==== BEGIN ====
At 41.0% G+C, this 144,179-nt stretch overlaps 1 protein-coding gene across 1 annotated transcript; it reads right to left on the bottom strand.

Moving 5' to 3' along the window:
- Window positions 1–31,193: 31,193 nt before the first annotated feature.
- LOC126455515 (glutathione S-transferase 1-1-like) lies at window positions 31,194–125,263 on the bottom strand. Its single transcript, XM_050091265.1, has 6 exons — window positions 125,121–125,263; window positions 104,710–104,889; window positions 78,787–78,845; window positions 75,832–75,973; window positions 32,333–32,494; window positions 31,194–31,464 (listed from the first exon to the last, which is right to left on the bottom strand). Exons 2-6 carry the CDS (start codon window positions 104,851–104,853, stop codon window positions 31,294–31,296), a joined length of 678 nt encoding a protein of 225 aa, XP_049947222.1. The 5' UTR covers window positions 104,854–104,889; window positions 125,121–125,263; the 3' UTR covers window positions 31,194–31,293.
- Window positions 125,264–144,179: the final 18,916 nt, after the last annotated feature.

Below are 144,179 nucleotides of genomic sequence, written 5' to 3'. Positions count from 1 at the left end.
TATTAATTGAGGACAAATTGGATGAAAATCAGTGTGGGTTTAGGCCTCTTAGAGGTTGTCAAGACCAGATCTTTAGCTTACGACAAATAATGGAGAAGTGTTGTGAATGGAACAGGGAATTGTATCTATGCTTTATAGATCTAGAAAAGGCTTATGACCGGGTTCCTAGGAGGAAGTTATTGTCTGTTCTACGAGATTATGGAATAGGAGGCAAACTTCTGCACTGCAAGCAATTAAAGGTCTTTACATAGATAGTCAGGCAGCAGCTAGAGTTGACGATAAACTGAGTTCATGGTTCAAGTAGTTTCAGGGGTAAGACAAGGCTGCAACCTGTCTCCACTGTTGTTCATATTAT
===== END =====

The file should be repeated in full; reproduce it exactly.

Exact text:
At 41.0% G+C, this 144,179-nt stretch overlaps 1 protein-coding gene across 1 annotated transcript; it reads right to left on the bottom strand.

Moving 5' to 3' along the window:
- Window positions 1–31,193: 31,193 nt before the first annotated feature.
- LOC126455515 (glutathione S-transferase 1-1-like) lies at window positions 31,194–125,263 on the bottom strand. Its single transcript, XM_050091265.1, has 6 exons — window positions 125,121–125,263; window positions 104,710–104,889; window positions 78,787–78,845; window positions 75,832–75,973; window positions 32,333–32,494; window positions 31,194–31,464 (listed from the first exon to the last, which is right to left on the bottom strand). Exons 2-6 carry the CDS (start codon window positions 104,851–104,853, stop codon window positions 31,294–31,296), a joined length of 678 nt encoding a protein of 225 aa, XP_049947222.1. The 5' UTR covers window positions 104,854–104,889; window positions 125,121–125,263; the 3' UTR covers window positions 31,194–31,293.
- Window positions 125,264–144,179: the final 18,916 nt, after the last annotated feature.

Below are 144,179 nucleotides of genomic sequence, written 5' to 3'. Positions count from 1 at the left end.
TATTAATTGAGGACAAATTGGATGAAAATCAGTGTGGGTTTAGGCCTCTTAGAGGTTGTCAAGACCAGATCTTTAGCTTACGACAAATAATGGAGAAGTGTTGTGAATGGAACAGGGAATTGTATCTATGCTTTATAGATCTAGAAAAGGCTTATGACCGGGTTCCTAGGAGGAAGTTATTGTCTGTTCTACGAGATTATGGAATAGGAGGCAAACTTCTGCACTGCAAGCAATTAAAGGTCTTTACATAGATAGTCAGGCAGCAGCTAGAGTTGACGATAAACTGAGTTCATGGTTCAAGTAGTTTCAGGGGTAAGACAAGGCTGCAACCTGTCTCCACTGTTGTTCATATTAT